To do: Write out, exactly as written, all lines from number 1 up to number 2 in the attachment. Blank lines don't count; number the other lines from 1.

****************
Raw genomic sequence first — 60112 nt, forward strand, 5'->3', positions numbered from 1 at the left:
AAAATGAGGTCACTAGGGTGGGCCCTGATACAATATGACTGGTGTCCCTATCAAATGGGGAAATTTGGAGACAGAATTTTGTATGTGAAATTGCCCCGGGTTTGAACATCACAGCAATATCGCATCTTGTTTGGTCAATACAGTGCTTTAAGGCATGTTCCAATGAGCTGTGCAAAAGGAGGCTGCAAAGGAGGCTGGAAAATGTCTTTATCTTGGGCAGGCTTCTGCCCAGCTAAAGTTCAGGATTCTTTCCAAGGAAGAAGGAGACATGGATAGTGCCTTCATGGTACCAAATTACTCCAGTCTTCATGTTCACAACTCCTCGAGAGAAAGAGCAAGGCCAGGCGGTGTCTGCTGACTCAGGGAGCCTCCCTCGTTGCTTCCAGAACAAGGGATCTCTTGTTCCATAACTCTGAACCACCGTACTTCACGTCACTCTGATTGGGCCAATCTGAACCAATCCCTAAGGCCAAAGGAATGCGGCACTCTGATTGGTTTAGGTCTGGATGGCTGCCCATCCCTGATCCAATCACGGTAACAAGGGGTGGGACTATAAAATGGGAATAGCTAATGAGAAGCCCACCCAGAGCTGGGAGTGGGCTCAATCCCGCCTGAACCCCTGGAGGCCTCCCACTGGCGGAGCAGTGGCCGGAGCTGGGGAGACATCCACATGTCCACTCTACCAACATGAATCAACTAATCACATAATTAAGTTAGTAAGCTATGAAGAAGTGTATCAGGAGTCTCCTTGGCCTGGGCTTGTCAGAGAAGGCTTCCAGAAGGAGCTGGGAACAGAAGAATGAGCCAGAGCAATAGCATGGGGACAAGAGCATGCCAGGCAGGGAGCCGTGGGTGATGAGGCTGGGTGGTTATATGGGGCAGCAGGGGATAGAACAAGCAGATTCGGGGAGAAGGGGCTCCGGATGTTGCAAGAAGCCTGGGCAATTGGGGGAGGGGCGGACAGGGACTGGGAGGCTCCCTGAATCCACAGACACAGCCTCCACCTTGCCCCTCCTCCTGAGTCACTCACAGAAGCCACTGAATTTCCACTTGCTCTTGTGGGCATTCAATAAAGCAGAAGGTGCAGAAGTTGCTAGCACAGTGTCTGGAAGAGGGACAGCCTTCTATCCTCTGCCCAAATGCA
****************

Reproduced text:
Raw genomic sequence first — 60112 nt, forward strand, 5'->3', positions numbered from 1 at the left:
AAAATGAGGTCACTAGGGTGGGCCCTGATACAATATGACTGGTGTCCCTATCAAATGGGGAAATTTGGAGACAGAATTTTGTATGTGAAATTGCCCCGGGTTTGAACATCACAGCAATATCGCATCTTGTTTGGTCAATACAGTGCTTTAAGGCATGTTCCAATGAGCTGTGCAAAAGGAGGCTGCAAAGGAGGCTGGAAAATGTCTTTATCTTGGGCAGGCTTCTGCCCAGCTAAAGTTCAGGATTCTTTCCAAGGAAGAAGGAGACATGGATAGTGCCTTCATGGTACCAAATTACTCCAGTCTTCATGTTCACAACTCCTCGAGAGAAAGAGCAAGGCCAGGCGGTGTCTGCTGACTCAGGGAGCCTCCCTCGTTGCTTCCAGAACAAGGGATCTCTTGTTCCATAACTCTGAACCACCGTACTTCACGTCACTCTGATTGGGCCAATCTGAACCAATCCCTAAGGCCAAAGGAATGCGGCACTCTGATTGGTTTAGGTCTGGATGGCTGCCCATCCCTGATCCAATCACGGTAACAAGGGGTGGGACTATAAAATGGGAATAGCTAATGAGAAGCCCACCCAGAGCTGGGAGTGGGCTCAATCCCGCCTGAACCCCTGGAGGCCTCCCACTGGCGGAGCAGTGGCCGGAGCTGGGGAGACATCCACATGTCCACTCTACCAACATGAATCAACTAATCACATAATTAAGTTAGTAAGCTATGAAGAAGTGTATCAGGAGTCTCCTTGGCCTGGGCTTGTCAGAGAAGGCTTCCAGAAGGAGCTGGGAACAGAAGAATGAGCCAGAGCAATAGCATGGGGACAAGAGCATGCCAGGCAGGGAGCCGTGGGTGATGAGGCTGGGTGGTTATATGGGGCAGCAGGGGATAGAACAAGCAGATTCGGGGAGAAGGGGCTCCGGATGTTGCAAGAAGCCTGGGCAATTGGGGGAGGGGCGGACAGGGACTGGGAGGCTCCCTGAATCCACAGACACAGCCTCCACCTTGCCCCTCCTCCTGAGTCACTCACAGAAGCCACTGAATTTCCACTTGCTCTTGTGGGCATTCAATAAAGCAGAAGGTGCAGAAGTTGCTAGCACAGTGTCTGGAAGAGGGACAGCCTTCTATCCTCTGCCCAAATGCA